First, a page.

By paul motter
As I write this I am packing for a transatlantic flight to the U.K. so I can join a cruise ship crossing the Atlantic Ocean for its first time - and it just occurred to me that is not always the wisest decision.
Crossing the Atlantic is today a time-honored tradition, but it was once a major accomplishment for mankind similar to reaching the moon. Well, sometimes it is still a major accomplishment.
Men have only been crossing the Atlantic, even by ship, for barely more than 600 years - there are buildings on earth that are five times older than the transatlantic age of mankind - but today we do it with hardly a second thought.
So, let's give it a second thought just for a minute.
I have crossed the Atlantic by cruise ship three times before. I have crossed by jet so many times I have lost count.
I will be sailing on Norwegian Epic leaving on Thursday for what is scheduled to be a seven-day crossing of the Atlantic Ocean from Southampton to New York. A seven day crossing means that ship will need to be sailing at or near its top speed - 23 knots.
The ship just emerged from STX shipyard in France and has only done two cruises so far. Sadly, yesterday's cruise was marred by an engine problem. Word is that there is a problem with the propeller shaft, and newspaper reports are saying the ship is still only capable of sailing at half of her top speed.
Now, the ship did leave the current cruise, sailing from Rotterdam, some seven hours late, but it is not clear if it was because of the propeller problem or because of a security system issue where every passenger had to be checked in by hand. News reports said there were "inspectors" looking at the propeller, but there is no mention of "fixers" of the problem. There are many reports saying the ship left Rotterdam and is still only capable of sailing at half-speed.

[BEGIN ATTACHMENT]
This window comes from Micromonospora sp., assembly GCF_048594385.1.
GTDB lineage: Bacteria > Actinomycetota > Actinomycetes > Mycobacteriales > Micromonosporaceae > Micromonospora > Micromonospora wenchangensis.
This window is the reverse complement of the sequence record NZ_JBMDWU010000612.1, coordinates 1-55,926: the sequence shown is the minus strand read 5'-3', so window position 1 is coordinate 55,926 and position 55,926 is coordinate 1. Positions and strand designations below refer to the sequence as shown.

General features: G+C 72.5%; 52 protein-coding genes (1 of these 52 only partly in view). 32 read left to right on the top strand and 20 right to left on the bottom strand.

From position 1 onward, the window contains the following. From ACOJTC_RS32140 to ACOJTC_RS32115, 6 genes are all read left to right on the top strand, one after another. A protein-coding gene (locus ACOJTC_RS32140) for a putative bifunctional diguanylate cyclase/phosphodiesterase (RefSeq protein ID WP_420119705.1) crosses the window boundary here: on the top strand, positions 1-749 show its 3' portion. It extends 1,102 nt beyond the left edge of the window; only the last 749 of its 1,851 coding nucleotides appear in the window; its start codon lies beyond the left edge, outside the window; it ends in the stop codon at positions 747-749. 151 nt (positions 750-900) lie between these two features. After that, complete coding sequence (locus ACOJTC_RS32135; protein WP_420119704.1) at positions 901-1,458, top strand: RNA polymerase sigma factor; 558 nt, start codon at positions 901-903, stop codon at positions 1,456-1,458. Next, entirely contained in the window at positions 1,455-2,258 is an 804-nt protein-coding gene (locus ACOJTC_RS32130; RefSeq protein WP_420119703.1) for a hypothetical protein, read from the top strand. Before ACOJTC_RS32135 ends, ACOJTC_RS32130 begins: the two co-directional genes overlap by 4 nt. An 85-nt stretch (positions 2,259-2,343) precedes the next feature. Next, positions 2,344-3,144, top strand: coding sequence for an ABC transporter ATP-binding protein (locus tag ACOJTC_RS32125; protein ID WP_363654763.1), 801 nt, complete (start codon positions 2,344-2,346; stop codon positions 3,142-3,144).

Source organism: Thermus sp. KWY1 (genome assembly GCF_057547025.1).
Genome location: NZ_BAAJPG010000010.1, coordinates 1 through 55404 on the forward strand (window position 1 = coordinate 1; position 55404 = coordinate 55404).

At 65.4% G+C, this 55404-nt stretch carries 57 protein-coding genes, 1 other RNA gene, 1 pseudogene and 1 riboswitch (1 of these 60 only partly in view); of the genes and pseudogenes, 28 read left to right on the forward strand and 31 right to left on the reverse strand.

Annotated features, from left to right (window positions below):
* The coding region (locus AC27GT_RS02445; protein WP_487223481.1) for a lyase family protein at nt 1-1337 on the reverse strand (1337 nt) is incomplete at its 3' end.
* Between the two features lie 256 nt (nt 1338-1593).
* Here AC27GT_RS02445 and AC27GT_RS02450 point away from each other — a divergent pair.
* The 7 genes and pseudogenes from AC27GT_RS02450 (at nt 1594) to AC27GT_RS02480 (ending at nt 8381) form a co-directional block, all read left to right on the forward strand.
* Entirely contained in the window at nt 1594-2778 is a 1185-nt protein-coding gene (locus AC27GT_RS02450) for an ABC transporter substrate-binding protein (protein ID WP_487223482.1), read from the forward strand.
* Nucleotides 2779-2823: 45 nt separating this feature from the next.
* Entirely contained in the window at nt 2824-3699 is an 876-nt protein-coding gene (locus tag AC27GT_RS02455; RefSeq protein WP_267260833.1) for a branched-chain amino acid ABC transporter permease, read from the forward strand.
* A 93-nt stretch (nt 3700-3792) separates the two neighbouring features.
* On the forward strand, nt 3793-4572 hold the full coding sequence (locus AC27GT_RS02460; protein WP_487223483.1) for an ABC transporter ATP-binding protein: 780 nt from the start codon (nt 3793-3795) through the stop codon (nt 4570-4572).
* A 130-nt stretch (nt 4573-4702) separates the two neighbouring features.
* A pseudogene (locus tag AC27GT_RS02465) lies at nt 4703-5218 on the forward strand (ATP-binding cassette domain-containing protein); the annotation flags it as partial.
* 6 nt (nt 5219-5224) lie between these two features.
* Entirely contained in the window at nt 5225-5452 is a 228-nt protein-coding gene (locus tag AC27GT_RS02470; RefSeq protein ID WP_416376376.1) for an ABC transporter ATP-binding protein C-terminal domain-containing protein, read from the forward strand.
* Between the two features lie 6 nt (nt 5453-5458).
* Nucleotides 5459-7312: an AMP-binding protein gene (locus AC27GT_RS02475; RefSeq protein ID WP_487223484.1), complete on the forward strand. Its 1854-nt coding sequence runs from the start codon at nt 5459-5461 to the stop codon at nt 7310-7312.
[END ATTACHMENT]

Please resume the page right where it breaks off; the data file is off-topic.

Unfortunately, the public relations department has not been timely about releasing updates on the ship's condition since she set sail. I just went to the NCL web site to check the latest press releases - and even though the ship is now officially in service, the latest release online is about the "Capital City Cloggers" winning some kind of talent competition last Friday (there's a show that won't require an online reservation).
Considering the fact that Saturday was the ship's first official cruise and Monday's cruise left seven hours late - and that there are reports that the ship is hobbled - it would be prudent for NCL to be giving far more regular updates. But this isn't my cruise line so I certainly won't be telling them how to run their business.
Anyway, here is a happy ending with a nod to travel agents; I have now gotten word through my travel agent who called NCL that the ship should be in Southampton on time and that whatever was wrong with the ship was an easy fix.
So much for the cruise reporters who are right now reporting that the ship is hobbled and cannot go at full speed. Come to think of it, if she was seven hours late leaving Rotterdam, why wouldn't she be going at full speed?
Whatever happens, please wish me luck on my ocean crossing. Chances are that it will come off without a hitch as far as I know. I am taking the fact that NCL has not yet commented on the state of the ship to be a positive sign that nothing has changed with my cruise plans.
I certainly hope that is right since I have a few $1000s invested in this cruise.
Discuss this article in our CruiseMates Forums: Is Norwegian Epic Hobbled as Reported?